Donald Trump has chosen a white nationalist as his chief strategist and a white-nationalist sympathizer as his pick for Attorney General. Like the Confederate general he is named after, Jefferson Beauregard Sessions III has long been a leading voice for the Old South and the conservative white backlash vote Trump courted throughout his campaign. Sessions, as a US senator from Alabama, has been the fiercest opponent in the Senate of immigration reform, a centerpiece of Trump’s agenda, and has a long history of opposition to civil rights, dating back to his days as a US Attorney in Alabama in the 1980s.
The Senate rejected Sessions for a federal judgeship during the Reagan administration because of racist statements he made and for falsely prosecuting black political activists in Alabama. He opposed the Voting Rights Act, the country’s most important civil-rights law.
Here’s more on his checkered past, which is more relevant than ever today:
On March 7, 1965, Albert Turner, a tall, sturdy bricklayer from Marion, Alabama, walked directly behind John Lewis during the infamous Bloody Sunday march in Selma. When Lewis fell from the force of police blows, so did Turner. “I fell down and ran,” he said. “Then I fell down again and ran some more.”
After the passage of the Voting Rights Act (VRA), Turner became known as “Mr. Voter Registration,” working as Alabama field secretary for Martin Luther King’s Southern Christian Leadership Conference. After King’s assassination, Turner led the mule wagon that carried King’s body through the streets of Atlanta.
Because of Turner’s work, African Americans gained political control of many counties in the Alabama Black Belt, where you could practically count the number of black voters on one hand in 1965. But the flourishing of black political power in the Black Belt didn’t sit well with the old white power structure.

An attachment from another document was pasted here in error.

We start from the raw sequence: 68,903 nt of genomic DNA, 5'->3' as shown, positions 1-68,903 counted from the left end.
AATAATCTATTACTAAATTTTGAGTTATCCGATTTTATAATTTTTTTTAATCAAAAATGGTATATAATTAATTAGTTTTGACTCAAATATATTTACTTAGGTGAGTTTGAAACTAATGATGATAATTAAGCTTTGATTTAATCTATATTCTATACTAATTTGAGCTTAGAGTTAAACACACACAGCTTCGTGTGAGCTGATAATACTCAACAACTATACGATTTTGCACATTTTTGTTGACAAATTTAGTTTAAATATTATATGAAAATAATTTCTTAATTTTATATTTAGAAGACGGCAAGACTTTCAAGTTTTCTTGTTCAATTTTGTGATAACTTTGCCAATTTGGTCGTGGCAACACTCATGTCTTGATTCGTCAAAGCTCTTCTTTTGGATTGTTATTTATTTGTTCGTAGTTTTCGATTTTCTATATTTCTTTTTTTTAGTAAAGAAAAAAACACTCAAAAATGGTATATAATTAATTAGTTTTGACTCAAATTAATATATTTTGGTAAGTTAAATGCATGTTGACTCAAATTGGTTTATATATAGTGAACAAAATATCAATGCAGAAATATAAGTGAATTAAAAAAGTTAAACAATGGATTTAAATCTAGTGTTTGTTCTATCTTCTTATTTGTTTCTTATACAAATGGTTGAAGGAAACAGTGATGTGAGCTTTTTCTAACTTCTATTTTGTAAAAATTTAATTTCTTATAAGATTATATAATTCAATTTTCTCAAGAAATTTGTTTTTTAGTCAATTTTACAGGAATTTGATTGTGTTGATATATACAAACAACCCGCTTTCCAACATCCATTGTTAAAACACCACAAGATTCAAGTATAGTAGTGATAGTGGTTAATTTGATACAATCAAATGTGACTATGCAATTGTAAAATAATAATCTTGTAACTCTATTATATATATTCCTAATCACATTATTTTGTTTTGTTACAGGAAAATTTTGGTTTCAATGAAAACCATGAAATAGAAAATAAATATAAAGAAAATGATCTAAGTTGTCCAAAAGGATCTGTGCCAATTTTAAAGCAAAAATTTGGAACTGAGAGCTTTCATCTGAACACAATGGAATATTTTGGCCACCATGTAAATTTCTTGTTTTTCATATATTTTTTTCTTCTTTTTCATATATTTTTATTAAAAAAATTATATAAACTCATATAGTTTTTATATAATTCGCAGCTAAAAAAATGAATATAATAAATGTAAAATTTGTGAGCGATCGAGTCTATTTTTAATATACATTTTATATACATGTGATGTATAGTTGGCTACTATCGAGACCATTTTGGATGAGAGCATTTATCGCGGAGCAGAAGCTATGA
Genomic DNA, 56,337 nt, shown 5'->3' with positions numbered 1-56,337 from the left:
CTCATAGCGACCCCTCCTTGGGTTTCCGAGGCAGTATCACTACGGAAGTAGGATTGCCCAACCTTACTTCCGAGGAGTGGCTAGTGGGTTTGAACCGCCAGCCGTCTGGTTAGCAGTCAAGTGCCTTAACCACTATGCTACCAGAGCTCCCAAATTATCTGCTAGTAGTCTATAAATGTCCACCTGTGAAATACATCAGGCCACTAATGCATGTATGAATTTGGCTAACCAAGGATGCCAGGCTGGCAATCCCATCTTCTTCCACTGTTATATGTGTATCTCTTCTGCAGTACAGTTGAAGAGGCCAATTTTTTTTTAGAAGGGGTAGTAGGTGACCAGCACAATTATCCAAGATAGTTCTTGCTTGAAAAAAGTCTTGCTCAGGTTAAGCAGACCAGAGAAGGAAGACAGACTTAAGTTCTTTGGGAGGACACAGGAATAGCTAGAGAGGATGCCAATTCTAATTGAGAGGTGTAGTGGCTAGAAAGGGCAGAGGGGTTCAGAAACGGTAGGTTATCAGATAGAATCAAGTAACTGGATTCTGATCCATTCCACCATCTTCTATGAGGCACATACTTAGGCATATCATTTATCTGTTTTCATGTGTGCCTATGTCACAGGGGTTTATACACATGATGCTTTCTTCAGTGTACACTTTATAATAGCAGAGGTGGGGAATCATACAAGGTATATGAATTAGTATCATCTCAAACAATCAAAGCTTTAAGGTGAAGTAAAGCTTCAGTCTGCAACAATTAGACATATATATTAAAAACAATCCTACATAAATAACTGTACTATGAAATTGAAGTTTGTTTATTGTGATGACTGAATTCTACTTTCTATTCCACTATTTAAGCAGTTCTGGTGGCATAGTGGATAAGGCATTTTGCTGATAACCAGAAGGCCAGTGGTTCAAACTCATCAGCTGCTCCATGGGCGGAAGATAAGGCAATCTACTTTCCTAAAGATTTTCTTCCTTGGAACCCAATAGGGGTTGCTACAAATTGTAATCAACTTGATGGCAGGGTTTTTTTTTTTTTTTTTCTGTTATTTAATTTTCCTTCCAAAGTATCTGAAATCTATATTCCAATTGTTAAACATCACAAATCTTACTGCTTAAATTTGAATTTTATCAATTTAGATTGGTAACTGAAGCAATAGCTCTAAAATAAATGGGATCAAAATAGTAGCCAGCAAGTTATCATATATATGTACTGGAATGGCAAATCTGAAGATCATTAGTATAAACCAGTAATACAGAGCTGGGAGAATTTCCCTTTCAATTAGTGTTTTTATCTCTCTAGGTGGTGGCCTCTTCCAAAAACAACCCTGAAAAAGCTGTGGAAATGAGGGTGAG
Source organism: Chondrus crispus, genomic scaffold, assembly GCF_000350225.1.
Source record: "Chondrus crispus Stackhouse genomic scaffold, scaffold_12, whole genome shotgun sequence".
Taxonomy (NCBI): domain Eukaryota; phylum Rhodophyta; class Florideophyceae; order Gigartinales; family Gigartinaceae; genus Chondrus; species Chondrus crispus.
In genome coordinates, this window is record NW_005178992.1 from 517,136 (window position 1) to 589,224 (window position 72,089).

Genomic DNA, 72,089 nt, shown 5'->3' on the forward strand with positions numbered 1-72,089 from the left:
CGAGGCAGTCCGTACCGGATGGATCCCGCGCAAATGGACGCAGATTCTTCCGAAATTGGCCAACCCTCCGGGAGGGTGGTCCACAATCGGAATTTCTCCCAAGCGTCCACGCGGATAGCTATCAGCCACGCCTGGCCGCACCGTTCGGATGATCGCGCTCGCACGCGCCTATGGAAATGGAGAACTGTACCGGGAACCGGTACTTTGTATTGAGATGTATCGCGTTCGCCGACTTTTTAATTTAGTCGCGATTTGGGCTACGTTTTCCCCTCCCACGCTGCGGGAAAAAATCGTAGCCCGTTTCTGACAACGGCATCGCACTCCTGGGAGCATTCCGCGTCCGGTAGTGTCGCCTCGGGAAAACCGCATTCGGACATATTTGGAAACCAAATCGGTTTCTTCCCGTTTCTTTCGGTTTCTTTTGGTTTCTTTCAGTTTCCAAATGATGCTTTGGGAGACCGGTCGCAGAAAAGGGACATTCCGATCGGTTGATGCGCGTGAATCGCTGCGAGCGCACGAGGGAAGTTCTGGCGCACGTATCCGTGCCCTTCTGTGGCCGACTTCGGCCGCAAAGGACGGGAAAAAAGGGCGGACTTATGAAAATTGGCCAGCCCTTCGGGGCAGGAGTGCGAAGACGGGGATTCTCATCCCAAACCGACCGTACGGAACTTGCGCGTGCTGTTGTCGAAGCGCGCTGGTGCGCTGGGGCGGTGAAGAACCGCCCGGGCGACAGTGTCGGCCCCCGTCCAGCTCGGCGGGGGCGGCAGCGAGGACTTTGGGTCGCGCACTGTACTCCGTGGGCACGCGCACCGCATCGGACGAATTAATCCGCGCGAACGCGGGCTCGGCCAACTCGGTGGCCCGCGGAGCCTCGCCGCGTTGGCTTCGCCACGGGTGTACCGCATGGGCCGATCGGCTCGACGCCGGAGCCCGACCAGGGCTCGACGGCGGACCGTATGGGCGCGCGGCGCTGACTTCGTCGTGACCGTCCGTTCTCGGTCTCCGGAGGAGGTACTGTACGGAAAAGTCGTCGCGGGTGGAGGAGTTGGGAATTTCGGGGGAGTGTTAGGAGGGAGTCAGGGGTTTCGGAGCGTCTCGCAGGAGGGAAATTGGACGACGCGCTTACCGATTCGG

In the Democratic primary of September 1984, FBI agents hid behind the bushes of the Perry County post office, waiting for Turner and fellow activist Spencer Hogue to mail 500 absentee ballots on behalf of elderly black voters. When Turner and Hogue left, the feds seized the envelopes from the mail slots. Twenty elderly black voters from Perry County were bused three hours to Mobile, where they were interrogated by law-enforcement officials and forced to testify before a grand jury. Ninety-two-year-old Willie Bright was so frightened of “the law” that he wouldn’t even admit he’d voted.
In January 1985, Jefferson Beauregard Sessions III, the 39-year-old US Attorney for the Southern District of Alabama, charged Turner, his wife Evelyn, and Hogue with 29 counts of mail fraud, altering absentee ballots, and conspiracy to vote more than once. They faced over 100 years in jail on criminal charges and felony statutes under the VRA—provisions of the law that had scarcely been used to prosecute the white officials who had disenfranchised blacks for so many years. The Turners and Hogue became known as the Marion Three. (This story is best told in Lani Guinier’s book Lift Every Voice.)